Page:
“She served as a role model, especially for many women physicians, and also for me and many other oncologists who trained at Rush,” - Philip Bonomi, MD
Janet Wolter, MD, a pioneering oncologist and former Brian Piccolo Chair of Cancer Research at Rush, passed away in 2020 at age 93. A national leader in cancer care, Wolter collaborated with endocrinologists to find new ways to treat cancer with chemotherapy and hormone therapy — providing hope to thousands of breast cancer patients.
During her almost 50 years at Rush, she mentored and trained many of the institution’s well-known physicians. Wolter was the first woman president of the Rush medical staff and a trustee of the Rush University Medical Center from 1999 to 2003. In celebration of Wolter’s legacy, Rush named a conference space for her to provide a comfortable, high-tech home for the education of residents and fellows and for collaboration among clinicians across specialties.
WOLTER'S LEGAGY AT RUSH
Wolter received her medical degree in 1950 from the University of Illinois College of Medicine before training at Johns Hopkins Hospital, Duke University Hospital, the University of Illinois Research and Education Hospital and Presbyterian Hospital. She was briefly a faculty member at the University of Illinois before joining the faculty of Rush’s predecessor hospital Presbyterian-St. Luke’s in 1963 to collaborate with pioneering physician Samuel G. Taylor III, MD, in his work treating cancer patients with hormones and chemotherapy.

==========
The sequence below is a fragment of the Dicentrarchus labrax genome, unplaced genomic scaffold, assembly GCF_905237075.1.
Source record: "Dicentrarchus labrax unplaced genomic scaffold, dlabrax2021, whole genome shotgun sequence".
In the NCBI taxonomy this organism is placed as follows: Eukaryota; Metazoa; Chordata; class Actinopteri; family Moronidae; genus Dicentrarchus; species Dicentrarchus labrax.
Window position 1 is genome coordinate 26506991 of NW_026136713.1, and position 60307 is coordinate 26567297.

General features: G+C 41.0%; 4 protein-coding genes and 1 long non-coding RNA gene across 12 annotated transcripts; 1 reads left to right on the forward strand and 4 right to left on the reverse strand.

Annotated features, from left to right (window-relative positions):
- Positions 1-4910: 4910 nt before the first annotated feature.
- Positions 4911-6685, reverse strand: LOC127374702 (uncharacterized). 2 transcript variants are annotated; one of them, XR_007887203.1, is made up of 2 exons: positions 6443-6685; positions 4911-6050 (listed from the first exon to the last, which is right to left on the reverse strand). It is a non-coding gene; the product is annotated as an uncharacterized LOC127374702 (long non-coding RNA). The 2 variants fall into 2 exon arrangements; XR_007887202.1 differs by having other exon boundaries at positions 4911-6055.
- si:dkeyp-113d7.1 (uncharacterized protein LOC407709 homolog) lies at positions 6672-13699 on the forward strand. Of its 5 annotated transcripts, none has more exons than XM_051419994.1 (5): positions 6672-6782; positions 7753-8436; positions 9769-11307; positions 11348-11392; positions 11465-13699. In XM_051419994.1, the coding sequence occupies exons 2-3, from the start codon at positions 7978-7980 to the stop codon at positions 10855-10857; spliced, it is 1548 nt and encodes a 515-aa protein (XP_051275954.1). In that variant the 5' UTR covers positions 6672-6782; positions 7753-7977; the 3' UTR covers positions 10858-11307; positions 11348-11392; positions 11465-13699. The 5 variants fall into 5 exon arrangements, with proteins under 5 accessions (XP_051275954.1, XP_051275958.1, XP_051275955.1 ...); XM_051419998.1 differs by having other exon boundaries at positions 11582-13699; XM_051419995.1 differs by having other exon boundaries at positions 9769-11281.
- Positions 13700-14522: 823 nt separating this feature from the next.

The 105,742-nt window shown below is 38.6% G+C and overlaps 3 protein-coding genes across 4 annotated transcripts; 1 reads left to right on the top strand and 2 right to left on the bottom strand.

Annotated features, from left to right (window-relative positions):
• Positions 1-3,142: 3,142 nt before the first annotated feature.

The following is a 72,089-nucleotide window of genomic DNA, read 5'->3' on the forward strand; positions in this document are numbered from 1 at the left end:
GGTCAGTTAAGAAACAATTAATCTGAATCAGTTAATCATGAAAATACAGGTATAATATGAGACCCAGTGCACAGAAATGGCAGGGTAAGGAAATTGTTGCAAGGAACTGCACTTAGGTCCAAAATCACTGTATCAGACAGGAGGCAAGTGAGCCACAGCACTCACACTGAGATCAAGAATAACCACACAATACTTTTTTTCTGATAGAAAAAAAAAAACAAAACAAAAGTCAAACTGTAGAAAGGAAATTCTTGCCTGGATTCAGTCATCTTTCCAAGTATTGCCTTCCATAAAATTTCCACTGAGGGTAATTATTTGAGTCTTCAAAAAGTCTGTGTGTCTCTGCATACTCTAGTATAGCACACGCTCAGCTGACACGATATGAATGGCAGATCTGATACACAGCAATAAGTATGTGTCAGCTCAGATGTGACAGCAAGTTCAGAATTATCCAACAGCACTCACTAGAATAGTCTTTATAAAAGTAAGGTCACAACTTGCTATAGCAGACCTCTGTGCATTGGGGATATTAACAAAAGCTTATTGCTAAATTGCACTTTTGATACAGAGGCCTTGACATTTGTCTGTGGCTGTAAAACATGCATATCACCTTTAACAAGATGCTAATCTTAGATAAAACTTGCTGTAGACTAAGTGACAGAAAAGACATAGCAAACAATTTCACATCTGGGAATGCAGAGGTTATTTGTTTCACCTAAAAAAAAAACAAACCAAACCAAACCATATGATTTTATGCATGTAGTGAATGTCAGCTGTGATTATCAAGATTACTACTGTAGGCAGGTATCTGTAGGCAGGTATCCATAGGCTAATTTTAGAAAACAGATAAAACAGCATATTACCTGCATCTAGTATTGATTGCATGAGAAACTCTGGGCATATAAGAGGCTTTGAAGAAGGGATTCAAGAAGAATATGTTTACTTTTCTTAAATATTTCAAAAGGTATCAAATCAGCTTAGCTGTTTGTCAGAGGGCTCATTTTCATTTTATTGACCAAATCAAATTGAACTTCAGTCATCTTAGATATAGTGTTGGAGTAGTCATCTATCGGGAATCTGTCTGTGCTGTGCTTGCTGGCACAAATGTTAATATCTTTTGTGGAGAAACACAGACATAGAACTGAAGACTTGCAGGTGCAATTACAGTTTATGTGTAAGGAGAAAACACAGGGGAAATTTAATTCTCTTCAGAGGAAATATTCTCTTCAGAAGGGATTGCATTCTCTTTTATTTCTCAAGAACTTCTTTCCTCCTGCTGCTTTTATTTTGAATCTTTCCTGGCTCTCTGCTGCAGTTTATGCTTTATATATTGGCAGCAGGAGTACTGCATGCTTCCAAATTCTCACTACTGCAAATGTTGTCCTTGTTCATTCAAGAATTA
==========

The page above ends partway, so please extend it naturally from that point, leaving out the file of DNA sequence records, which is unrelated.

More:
During the course of her career at Rush, Wolter was instrumental in Rush’s opening the first comprehensive breast center in the Midwest. She also served as principal investigator for the Rush arm of the National Surgical Adjuvant Breast and Bowel Program – a National Cancer Institute-supported cooperative group of researchers conducting clinical trials of cancer treatments. True to her collaborative working style, Wolter was among the first physicians in the nation to train nurse specialists in oncology to work in tandem with oncologists.
The educational focus of the symposium in Wolter’s tribute reflects her enduring influence on generations of physicians and her work to pave the way for female physicians everywhere.
“She served as a role model, especially for many women physicians, and also for me and many other oncologists who trained at Rush,” says Philip Bonomi, MD, Alice Pirie Wirtz professor of medical oncology and former director of hematology-oncology at Rush, who trained with Wolter as an oncology fellow from 1975 to 1977.
In tribute to Wolter, Rush created the Janet Wolter, MD, Clinical and Educational Conference Room, a teaching center in Rush’s Outpatient Cancer Center. The Center places the majority of Rush’s cancer treatment services and care providers side by side in a single location, reducing the strain on patients and facilitating close collaboration among caregivers — a key element of optimal care.